Post is inspired by this interview with Brené Brown:
As soon as I hear that word, I mutter a not so silent ‘fuck!’ to myself. Fuuuuuuuuck.
I don’t have the best track record of setting healthy boundaries - with personal relationships and especially with work.I know logically and rationally they are necessary, but for most of my life, I have always justified going above and beyond for anyone and everyone. I love to be generous (my husband calls it my ‘Italian generosity’), help people 24/7, and I am hard-wired to solve problems. I am Little Miss FixIt. The positive side to this is that, at least in part, these qualities allow me to be an awesome business consultant. This I can say with sincere confidence.
[SIDEBAR: you really do begin to own your greatness in your 40s. Ug, Oprah gets it right - again].
The negative side to being super generous only exists when there are not clear boundaries. I speak from experience. So, soooooo much experience.
It has taken me a long time to recognize when I am doing something for a client and it does not feel ok. In the past I would always just push, push, push and do whatever I had committed to do. If it made THEM happy and satisfied, I would jump through the hoop. Too quickly, however, I would agree to things (ie: taking a work phone call at 10:30pm from a panicked client who decided not to listen to my original advice and yes, did indeed get her business cards printed on the cheap at PrintXpress - the day before her massive conference) and as soon I said ‘yes’, I would feel the anger begin to bubble up. And then I spin out - sometimes for days - and eventually collapse into a heap of drained mush. I would feel like total crap. The story always ended the same way and helloooooo, I was 100% responsible for that. My lack of clear boundaries set a series of events in motion in which no one could actually feel good. Least of all me.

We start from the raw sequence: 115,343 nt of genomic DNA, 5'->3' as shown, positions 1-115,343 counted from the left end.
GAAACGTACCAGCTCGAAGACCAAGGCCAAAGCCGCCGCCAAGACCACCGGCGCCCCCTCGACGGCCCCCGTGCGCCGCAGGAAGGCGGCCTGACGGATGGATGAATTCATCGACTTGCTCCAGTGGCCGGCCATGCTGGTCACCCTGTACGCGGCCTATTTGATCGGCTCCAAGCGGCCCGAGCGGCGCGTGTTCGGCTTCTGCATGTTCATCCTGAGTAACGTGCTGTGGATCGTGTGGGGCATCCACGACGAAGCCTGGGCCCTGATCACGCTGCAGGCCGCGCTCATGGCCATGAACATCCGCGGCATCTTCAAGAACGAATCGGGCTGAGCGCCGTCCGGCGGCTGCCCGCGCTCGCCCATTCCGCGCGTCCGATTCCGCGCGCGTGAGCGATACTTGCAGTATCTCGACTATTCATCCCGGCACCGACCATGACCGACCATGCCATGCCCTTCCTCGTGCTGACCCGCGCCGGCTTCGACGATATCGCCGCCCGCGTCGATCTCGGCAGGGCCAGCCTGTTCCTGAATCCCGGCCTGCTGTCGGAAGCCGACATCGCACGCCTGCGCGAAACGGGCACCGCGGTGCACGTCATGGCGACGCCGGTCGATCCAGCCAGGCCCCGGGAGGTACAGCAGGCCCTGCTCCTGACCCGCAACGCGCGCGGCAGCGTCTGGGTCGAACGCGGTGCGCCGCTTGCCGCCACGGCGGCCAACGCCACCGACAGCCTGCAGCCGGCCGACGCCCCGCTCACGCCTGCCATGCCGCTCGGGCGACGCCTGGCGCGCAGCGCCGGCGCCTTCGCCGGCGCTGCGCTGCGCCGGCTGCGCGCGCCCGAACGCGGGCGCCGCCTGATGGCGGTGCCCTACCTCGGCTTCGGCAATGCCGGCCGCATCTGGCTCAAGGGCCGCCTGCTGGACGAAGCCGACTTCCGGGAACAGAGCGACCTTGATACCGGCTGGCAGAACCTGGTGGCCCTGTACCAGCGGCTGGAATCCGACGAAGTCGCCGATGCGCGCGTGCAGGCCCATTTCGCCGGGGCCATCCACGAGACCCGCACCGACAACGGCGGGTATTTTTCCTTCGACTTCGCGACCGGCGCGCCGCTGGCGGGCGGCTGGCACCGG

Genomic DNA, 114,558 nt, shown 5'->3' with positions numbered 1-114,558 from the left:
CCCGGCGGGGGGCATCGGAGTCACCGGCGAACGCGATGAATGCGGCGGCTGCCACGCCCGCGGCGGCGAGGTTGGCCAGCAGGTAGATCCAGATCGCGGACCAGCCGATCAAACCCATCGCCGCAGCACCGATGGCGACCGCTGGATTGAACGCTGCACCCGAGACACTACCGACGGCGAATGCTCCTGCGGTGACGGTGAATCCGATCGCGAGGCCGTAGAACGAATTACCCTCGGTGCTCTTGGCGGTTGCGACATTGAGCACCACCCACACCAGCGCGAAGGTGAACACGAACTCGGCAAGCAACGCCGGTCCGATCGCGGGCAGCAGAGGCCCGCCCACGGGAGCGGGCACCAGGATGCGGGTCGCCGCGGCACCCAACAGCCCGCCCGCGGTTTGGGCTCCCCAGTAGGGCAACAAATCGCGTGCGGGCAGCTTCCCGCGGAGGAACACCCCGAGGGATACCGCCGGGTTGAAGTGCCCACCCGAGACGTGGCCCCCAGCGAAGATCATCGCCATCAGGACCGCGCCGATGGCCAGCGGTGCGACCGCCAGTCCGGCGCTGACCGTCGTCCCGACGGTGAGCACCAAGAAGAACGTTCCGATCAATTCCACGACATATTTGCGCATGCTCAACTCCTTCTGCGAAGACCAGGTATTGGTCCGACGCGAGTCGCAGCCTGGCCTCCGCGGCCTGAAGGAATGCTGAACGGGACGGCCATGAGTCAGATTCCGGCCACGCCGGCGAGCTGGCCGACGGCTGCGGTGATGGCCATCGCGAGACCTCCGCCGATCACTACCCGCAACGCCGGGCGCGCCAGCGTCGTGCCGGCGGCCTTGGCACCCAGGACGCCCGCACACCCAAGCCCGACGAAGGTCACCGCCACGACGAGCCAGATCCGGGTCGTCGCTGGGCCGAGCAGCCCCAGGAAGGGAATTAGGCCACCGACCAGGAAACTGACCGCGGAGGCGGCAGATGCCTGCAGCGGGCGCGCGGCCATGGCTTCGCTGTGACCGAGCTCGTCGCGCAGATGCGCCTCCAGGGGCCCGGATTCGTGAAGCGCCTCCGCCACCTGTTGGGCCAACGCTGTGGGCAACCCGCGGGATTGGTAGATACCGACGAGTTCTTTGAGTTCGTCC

I find entrepreneurs who have a really strong work ethic easily find themselves in muddled waters when it comes to boundaries. After all, you just want to do a great job, right? You just want to get the project done, please the client, push yourself a little bit more and show the world how frickin’ competent you are. I get it.
However, If you spend your life only accommodating others, you are guaranteed to feel depleted, angry and resentful. That is a really low vibe place to live and you can’t stay there. How can you be truly generous from that space? You can't.
As Brené Brown says:
Nothing is sustainable without boundaries.
This has been my ultimate lesson for 2016. To say the least, this year has been a whackadoodle rollercoaster of a ride for me. Aside from dreaming up and launching a new business, I have had a bizarre series of health challenges that I believe transpired because I bled out energetically (this is a term I learned from the wonderful Mala Rambharose).
To build myself up again, and regain mental and physical strength, I have recently set new boundaries for myself and my business. They range from teeny tiny to massive. They include:
Defining clear email support hours for clients. During those hours I am fully present for my clients. Outside of those hours, I give myself permission to make other business and personal responsibilities a priority, if need be.
Letting certain clients go. Read more about that here: http://www.markabee.com/blog/2016/10/22/burn-baby-burn
Consistently booking downtime into my calendar - sans guilt or explanation to others.
Unfriending peeps on facebook who only spout negativity.
No longer having coffee dates with ‘friends’ who take take take and never give back in any way, shape or form.
Choosing to go No Contact with a toxic family member (one day I may choose to write more on this since it is a big effin’ deal and has been transformational).
As a result of these boundaries, which are all quite new, I am already feeling better and experiencing a new sense of freedom. That is the only confirmation I need to confirm that yes, I am on the right path and I am making healthy choices.
2017 is going to be epic, my brave friends. I can feel it.
To your boundless but boundary-filled success,